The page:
The best careers advice for candidates who hope to pursue a career in the United Nations comes from professionals who have direct experience of the UN system. This page contains tips from current and former UN employees, and professionals who have worked with organisations which have close links with the UN.
Look beyond UN Headquarters
Dame Margaret Anstee served at the United Nations for over four decades (1952-93), becoming the first woman to rise to the rank of Under-Secretary-General (in 1987) and to head of UN peacekeeping mission.
“Don't be beguiled by the ‘glamour’ of Headquarters. Be prepared to go anywhere you may be asked to work for the organisation, however remote the place and difficult the living conditions. In my experience it is the most unappealing and challenging postings that offer the best opportunities to prove yourself, and are also the most rewarding in terms of personal satisfaction."
Do your research
Sir Jeremy Greenstock GCMG, former Chairman of UNA-UK and former British Ambassador to the UN, remind candidates to research the details of any role they apply for:
“Find out what the core requirements of a particular job really are. The shop window might look interesting, even glamorous, but what does the desk mainly consist of? Government service, for instance, promises a ringside seat on the hurly-burly of politics, but even the best-placed jobs demand fundamental competence with bureaucratic detail and in-tray handling. Look at the engine-room, not just the bridge.”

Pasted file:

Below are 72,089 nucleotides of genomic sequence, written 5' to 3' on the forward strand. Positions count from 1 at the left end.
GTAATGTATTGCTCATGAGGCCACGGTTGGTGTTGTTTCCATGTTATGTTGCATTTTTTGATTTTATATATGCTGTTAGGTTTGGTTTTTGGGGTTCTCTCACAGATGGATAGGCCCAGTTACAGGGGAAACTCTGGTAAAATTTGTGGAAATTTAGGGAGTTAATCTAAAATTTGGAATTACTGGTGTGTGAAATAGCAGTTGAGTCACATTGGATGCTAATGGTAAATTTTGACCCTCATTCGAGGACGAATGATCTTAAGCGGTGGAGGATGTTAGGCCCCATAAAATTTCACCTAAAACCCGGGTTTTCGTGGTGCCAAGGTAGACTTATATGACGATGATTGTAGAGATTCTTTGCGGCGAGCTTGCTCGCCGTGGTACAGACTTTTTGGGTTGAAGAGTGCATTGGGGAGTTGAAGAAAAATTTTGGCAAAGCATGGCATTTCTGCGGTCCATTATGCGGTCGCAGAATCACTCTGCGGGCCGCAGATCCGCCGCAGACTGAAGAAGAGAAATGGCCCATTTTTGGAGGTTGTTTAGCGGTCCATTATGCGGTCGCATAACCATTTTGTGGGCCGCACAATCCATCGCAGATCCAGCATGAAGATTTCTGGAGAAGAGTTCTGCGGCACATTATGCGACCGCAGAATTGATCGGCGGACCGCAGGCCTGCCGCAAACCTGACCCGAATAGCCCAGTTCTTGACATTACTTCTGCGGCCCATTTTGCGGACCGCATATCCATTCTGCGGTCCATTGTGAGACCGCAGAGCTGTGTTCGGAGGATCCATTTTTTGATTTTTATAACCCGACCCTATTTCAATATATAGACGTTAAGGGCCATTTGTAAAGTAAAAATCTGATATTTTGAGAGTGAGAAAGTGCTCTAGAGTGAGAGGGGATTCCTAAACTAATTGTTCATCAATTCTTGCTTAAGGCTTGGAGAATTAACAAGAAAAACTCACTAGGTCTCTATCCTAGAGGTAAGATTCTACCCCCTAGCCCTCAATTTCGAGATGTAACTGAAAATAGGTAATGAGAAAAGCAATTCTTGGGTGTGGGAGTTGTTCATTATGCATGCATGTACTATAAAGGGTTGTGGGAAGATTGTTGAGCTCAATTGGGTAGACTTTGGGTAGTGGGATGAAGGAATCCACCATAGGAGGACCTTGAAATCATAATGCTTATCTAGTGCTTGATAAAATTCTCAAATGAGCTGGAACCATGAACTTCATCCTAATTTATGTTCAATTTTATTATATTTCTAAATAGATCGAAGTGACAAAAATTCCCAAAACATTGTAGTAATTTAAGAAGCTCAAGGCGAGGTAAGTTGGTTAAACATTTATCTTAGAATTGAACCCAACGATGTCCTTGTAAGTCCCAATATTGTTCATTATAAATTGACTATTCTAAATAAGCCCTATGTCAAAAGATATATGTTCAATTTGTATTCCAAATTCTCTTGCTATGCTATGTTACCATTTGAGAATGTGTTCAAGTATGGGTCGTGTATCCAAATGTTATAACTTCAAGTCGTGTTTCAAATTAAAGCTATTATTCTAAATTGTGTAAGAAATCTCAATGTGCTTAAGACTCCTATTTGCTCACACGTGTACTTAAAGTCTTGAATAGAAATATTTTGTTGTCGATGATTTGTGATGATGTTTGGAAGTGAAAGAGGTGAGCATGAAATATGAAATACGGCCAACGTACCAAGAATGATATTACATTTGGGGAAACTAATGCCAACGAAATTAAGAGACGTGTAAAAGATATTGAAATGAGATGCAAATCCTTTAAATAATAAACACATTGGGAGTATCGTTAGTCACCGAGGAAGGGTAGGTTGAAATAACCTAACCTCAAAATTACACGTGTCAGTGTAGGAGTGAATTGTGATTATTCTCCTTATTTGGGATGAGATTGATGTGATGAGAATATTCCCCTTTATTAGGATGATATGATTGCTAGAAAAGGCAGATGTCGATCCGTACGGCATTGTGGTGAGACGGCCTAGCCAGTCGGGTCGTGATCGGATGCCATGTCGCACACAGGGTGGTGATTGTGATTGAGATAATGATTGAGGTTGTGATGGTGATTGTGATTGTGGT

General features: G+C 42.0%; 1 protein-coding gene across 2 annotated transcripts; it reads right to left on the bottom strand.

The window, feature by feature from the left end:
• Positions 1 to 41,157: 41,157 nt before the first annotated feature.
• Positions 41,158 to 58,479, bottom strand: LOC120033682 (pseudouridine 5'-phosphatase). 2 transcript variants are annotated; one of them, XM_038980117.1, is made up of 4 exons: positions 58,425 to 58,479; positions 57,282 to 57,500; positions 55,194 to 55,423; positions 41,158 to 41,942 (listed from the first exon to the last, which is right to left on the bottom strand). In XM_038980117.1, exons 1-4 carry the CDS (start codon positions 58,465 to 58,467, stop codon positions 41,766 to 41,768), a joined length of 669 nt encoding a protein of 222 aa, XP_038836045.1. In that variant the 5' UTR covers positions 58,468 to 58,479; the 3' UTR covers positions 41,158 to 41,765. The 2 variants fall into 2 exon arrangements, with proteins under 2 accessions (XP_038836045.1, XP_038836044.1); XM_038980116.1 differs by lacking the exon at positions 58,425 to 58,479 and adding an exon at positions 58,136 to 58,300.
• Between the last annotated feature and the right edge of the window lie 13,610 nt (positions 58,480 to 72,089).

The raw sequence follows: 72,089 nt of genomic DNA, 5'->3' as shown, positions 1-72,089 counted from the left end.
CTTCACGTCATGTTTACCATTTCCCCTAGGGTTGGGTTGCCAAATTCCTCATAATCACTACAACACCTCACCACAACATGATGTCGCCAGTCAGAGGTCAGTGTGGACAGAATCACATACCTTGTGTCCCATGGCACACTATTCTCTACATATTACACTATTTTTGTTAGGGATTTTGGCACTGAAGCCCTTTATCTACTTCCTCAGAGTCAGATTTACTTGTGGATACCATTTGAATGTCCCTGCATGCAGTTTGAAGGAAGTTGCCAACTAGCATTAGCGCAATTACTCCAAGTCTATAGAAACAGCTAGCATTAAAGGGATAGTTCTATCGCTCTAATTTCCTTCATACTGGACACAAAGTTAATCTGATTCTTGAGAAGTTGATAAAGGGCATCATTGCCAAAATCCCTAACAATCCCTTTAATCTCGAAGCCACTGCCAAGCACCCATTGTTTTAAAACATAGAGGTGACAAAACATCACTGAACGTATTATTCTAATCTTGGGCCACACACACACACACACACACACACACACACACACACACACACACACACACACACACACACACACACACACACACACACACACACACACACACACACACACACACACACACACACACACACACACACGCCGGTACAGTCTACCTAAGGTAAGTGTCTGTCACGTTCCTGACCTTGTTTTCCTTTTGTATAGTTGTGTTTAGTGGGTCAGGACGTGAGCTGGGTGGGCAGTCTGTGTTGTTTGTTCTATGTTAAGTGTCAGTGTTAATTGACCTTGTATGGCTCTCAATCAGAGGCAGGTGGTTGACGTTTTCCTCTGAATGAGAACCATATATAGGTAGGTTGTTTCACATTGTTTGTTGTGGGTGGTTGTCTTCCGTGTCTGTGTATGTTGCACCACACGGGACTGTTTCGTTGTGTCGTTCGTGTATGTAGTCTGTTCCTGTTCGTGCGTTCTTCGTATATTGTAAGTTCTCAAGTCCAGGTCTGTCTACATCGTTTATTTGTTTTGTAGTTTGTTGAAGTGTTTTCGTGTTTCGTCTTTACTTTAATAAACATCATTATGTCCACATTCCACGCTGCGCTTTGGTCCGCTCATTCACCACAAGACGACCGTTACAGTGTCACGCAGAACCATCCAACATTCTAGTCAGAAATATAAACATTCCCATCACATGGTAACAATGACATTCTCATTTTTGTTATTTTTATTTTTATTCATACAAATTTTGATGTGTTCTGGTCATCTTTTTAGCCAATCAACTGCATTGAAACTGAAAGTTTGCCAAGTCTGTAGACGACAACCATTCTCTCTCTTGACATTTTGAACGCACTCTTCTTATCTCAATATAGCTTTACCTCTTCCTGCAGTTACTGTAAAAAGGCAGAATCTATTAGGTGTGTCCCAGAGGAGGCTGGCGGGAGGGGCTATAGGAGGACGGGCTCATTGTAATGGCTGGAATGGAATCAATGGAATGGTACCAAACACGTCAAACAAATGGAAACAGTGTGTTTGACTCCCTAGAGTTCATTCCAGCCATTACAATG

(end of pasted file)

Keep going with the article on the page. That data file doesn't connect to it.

Passion and conviction
Andrea Paltzer is a former Youth Outreach Officer at the UN World Food Programme (WFP) office in London. She highlights the importance of passion for career development.
“If you are passionate about something, then follow that passion. Passion is the easiest thing to convey to prospective employers and the best to work for. If you have conviction in your work and actions you will succeed in your career.
Make the most out of your experiences. Constantly evaluate what you have learnt and how any work, internships, voluntary positions you have done have helped you form and change your outlook on the world. Be open to new ideas and different ways of thinking and working and you will find your ideal post.”
Networking is essential
“Network and be confident in yourself: Take advantage of as many opportunities you can at various conferences, meetings, membership groups, etc. Go out of your way to introduce yourself to people, hand out business cards, and follow up so they don’t forget you. They may just remember you when a position in their office becomes available!”
UNA-UK is not an office of the UN and receives no funding from the UN system. We are not involved with UN recruitment processes and beyond guidance we provide, we cannot help you secure a job at the UN.
However, UNA-UK does employ permanent members of staff and hosts volunteers at its London office. Find out more about employment and internship opportunities with UNA-UK here.
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